After the arrival of Billy Cunningham in 1965, the 76ers boasted one of the greatest frontcourts ever assembled. In 1966-67, their second year of playing together, the trio of Chamberlain, Cunningham and Walker powered Philadelphia to a 68-13 record and the NBA title. Walker, although often yielding to his frontcourt ‘mates and Greer in the backcourt, posted his finest season with the organization, tallying 19.3 points and 8.1 rebounds. He also averaged 21.7 points in the playoffs. The team was considered by many to be the greatest in NBA history.
Walker put in two more solid seasons with the Sixers after that championship year, but Philadelphia didn’t return to the Finals. Prior to the 1969-70 campaign, Walker was traded to a sputtering Chicago Bulls club along with backup forward Shaler Halimon for Jim Washington and a player to be named later. The move was a jolt to the 29-year-old Walker, who had made a home for himself in Philadelphia. He even considered retirement. Luckily for the Bulls, he didn’t follow through on the notion.
Over the next six seasons with Chicago, Walker scored at least 19 points every year and played in four more All-Star Games. He helped carry a team that also included Bob Love, Norm Van Lier and Jerry Sloan to four straight 50-win campaigns. In a 1971-72 tilt against the Cincinnati Royals, Walker tallied a career-high 56 points. He finished that year with a career-best scoring average of 22.0 points.
Walker’s six-year honeymoon in Chicago ended in ’75 when management rejected his $200,000 salary demand. They also refused to trade or release him. So Walker went to court, suing the Bulls and the NBA for violation of federal antitrust laws. Walker lost the case. At age 35, coming off a season in which he averaged 19.2 points despite tendinitis-wracked knees, an embittered Walker was through. As for the Bulls, their win total plummeted by half in 1975-76, to 24 games.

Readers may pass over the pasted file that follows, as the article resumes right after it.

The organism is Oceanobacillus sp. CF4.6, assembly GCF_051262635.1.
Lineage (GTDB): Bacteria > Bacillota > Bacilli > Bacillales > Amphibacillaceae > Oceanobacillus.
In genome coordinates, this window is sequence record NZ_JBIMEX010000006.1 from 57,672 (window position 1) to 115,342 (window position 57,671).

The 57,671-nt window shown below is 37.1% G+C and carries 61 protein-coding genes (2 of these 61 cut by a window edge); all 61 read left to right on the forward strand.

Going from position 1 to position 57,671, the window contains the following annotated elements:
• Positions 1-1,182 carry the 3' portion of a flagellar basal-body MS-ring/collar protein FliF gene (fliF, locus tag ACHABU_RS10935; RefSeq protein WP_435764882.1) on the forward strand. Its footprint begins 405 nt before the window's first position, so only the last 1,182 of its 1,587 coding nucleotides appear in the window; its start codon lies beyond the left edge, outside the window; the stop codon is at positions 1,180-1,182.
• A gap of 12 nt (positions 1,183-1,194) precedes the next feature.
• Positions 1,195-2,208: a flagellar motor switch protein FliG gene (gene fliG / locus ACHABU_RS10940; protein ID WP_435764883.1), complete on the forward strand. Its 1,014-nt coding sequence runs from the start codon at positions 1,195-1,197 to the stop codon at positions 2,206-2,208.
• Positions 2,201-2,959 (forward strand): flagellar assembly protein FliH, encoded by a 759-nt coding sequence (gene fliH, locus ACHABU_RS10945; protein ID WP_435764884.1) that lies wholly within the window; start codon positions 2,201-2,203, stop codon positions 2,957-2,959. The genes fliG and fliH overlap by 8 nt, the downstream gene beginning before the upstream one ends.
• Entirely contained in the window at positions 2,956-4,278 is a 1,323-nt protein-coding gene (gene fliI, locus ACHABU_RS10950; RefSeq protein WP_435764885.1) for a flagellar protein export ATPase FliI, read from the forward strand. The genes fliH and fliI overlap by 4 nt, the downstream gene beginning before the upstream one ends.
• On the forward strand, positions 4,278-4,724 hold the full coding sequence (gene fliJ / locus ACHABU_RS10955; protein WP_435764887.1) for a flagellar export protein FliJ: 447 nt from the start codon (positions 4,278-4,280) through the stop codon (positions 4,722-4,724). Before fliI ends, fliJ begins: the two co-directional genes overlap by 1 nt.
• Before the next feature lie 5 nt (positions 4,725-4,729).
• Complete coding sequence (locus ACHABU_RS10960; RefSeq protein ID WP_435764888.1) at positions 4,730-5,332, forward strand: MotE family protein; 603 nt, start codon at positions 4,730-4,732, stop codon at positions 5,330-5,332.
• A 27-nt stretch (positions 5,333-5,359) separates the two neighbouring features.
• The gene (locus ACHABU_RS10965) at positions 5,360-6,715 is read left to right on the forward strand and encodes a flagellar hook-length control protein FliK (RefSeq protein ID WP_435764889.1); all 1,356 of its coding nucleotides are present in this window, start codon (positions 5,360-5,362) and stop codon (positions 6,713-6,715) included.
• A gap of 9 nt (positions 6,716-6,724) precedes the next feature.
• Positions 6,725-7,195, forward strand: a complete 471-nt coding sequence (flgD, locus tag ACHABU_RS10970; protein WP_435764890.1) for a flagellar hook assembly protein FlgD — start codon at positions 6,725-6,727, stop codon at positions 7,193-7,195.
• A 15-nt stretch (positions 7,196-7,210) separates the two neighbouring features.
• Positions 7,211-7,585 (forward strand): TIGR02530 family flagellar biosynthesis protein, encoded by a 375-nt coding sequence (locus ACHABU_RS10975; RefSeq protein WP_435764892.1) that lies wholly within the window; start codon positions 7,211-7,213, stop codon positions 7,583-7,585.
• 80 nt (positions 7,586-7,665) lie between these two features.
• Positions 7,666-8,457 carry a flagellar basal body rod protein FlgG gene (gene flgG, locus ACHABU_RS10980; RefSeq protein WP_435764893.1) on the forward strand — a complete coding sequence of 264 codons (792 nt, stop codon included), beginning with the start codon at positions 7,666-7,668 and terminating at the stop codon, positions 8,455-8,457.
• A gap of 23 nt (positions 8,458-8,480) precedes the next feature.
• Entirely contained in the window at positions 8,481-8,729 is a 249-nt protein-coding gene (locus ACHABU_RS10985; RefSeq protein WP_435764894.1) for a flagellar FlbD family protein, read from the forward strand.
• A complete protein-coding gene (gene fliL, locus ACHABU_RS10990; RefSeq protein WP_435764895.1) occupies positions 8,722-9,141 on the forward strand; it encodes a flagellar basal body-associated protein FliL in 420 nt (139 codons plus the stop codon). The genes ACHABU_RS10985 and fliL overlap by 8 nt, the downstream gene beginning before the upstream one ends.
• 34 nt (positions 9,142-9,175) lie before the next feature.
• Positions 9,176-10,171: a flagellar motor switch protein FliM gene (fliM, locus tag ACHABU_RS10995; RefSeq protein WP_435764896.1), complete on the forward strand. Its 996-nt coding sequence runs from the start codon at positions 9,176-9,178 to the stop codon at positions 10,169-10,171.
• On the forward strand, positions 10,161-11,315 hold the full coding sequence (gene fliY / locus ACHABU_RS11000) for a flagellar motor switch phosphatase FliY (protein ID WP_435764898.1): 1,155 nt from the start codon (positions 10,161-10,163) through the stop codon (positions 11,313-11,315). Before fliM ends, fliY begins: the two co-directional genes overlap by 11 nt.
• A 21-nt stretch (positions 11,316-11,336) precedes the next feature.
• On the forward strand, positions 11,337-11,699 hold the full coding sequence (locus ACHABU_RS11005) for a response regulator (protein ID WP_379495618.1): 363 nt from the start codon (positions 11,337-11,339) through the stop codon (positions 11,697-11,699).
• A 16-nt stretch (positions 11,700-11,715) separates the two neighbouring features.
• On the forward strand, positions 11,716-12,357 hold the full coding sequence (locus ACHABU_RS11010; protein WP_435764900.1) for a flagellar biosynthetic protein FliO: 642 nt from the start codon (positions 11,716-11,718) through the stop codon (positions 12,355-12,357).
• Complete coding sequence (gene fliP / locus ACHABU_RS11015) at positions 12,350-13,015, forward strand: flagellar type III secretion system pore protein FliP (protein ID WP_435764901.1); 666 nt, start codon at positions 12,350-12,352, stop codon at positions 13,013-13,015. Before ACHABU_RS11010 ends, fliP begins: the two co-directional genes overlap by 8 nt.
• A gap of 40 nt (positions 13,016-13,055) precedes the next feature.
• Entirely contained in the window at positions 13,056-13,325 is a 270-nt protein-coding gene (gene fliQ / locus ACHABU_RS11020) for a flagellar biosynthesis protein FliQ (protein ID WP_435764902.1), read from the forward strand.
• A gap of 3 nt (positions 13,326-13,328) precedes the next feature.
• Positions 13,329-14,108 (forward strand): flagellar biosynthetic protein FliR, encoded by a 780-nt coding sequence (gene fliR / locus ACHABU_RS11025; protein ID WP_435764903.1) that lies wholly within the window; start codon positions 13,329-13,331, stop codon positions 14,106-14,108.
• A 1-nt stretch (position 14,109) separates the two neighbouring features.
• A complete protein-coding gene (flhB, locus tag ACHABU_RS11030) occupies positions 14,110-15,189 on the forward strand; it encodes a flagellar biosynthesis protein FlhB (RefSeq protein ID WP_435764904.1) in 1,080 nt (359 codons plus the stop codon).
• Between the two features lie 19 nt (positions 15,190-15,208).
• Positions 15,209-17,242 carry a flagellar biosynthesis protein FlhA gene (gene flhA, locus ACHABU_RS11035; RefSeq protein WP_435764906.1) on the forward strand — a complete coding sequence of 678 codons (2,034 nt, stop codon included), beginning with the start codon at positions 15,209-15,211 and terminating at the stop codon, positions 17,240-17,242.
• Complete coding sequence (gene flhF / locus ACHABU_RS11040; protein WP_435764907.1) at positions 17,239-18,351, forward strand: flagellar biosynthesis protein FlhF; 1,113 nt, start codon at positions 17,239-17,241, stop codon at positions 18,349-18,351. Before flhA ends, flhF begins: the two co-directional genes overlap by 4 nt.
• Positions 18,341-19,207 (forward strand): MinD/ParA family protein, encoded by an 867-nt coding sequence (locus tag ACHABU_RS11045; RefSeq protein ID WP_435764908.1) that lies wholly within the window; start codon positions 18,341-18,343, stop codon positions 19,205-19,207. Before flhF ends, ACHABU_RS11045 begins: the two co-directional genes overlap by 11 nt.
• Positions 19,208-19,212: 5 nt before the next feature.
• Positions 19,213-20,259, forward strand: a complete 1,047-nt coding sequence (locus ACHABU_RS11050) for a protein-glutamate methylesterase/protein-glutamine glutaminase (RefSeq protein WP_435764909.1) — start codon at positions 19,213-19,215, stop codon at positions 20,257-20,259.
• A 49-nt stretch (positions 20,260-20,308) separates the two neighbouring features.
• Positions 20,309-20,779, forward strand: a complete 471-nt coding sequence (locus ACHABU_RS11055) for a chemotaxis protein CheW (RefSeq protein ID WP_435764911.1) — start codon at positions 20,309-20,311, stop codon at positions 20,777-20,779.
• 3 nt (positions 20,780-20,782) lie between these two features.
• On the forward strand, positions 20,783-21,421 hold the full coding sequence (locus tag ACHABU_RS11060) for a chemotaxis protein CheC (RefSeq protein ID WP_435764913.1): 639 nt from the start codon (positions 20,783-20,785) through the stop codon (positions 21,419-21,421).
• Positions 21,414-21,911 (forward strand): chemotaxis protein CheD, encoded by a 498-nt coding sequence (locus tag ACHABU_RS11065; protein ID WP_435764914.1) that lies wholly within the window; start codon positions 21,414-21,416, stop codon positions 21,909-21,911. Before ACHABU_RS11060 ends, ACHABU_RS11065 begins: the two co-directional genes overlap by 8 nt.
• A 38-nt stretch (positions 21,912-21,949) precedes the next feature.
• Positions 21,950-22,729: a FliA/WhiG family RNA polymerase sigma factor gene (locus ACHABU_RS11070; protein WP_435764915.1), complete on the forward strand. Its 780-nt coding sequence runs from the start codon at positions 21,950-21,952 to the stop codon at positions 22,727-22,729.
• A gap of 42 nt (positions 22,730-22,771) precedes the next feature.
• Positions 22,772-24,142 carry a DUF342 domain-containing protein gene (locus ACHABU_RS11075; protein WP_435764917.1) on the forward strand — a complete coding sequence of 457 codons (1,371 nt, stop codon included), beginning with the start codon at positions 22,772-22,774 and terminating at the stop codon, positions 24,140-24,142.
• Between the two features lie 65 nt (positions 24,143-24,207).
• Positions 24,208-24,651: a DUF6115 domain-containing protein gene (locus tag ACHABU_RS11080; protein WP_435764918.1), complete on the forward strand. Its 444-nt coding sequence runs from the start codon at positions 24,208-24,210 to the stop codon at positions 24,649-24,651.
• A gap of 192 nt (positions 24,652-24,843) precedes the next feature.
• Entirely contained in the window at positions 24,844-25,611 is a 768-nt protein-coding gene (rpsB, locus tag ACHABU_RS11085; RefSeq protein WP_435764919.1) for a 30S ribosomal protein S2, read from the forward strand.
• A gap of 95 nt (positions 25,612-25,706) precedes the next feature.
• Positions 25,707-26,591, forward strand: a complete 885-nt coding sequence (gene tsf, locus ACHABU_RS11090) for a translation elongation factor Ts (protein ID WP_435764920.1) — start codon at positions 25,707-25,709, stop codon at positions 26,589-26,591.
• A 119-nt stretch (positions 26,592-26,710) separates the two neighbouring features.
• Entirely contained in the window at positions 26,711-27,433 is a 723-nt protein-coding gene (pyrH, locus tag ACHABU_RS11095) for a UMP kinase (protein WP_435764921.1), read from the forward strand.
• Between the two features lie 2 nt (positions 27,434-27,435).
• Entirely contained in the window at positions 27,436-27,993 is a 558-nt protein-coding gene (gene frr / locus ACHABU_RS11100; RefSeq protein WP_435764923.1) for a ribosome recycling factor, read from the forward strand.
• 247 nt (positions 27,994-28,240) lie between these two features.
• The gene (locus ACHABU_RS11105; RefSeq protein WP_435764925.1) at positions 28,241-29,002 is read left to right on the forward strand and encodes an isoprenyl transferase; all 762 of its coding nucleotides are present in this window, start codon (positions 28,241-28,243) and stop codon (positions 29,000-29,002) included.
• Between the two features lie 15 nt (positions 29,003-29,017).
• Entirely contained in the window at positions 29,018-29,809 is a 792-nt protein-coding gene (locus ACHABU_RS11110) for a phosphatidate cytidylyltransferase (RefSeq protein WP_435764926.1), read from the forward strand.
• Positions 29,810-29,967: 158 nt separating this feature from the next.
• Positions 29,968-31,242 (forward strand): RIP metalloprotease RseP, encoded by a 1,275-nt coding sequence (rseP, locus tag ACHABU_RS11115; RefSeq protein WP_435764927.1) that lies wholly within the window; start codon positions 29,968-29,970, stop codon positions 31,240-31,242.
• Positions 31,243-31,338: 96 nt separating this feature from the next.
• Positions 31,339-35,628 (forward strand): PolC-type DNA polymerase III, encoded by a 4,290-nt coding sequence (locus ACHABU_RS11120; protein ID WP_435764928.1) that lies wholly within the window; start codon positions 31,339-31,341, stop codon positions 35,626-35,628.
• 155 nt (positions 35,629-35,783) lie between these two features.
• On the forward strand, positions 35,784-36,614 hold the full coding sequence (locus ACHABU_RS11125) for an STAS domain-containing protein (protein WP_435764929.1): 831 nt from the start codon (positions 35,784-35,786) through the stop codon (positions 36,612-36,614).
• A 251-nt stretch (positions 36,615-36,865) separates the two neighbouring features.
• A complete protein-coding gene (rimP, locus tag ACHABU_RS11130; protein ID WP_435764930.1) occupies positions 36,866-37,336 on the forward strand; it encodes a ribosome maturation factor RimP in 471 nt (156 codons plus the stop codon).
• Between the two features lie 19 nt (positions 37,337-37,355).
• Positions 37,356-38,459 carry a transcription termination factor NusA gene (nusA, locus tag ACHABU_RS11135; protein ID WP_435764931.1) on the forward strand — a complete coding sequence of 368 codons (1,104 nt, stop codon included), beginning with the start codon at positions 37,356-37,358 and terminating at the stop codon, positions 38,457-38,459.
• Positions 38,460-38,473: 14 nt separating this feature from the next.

Over the years, Walker had kept in touch with his buddy Zev Braun, a Beverly Hills movie producer. After losing his court case, Walker moved to Tinseltown, hooked up with Braun, and embarked on a new career. The transition was not easy, as he told HOOP Magazine in 1985: “The adjustment was very difficult. I’ve been out eight years and I’m just now beginning to relax in life. You have to learn there’s more to life than basketball.”
Working with Braun and other producers, Walker ushered through a number of projects. Among them were “Freedom Road,” a 1980 NBC miniseries starring Kris Kristofferson and Muhammad Ali; the 1983 film The Fiendish Plot of Fu Manchu, the late Peter Sellers’s final picture; “Holy Angels,” an NBC movie of the week and the 1995 film The Glass Shield.
It was “The Mary Thomas Story” in 1989, however, that gave Walker the most personal satisfaction. “I saw Isiah’s struggle growing up on the west side of Chicago. I found it very frustrating,” he told HOOP. “The story of Isiah’s mother is so similar to my own life.”
The film, shot on location in the Thomas family’s neighborhood, portrayed Mary Thomas’ struggles to raise her nine children without her husband, who had left home when Isiah was 3 years old. On one occasion, she warded off a gang of hoods with a shotgun. “There’s only one gang here, and I lead it,” she warned the youths, who had come looking for Isiah. “Get off my porch or I’ll blow you off it!”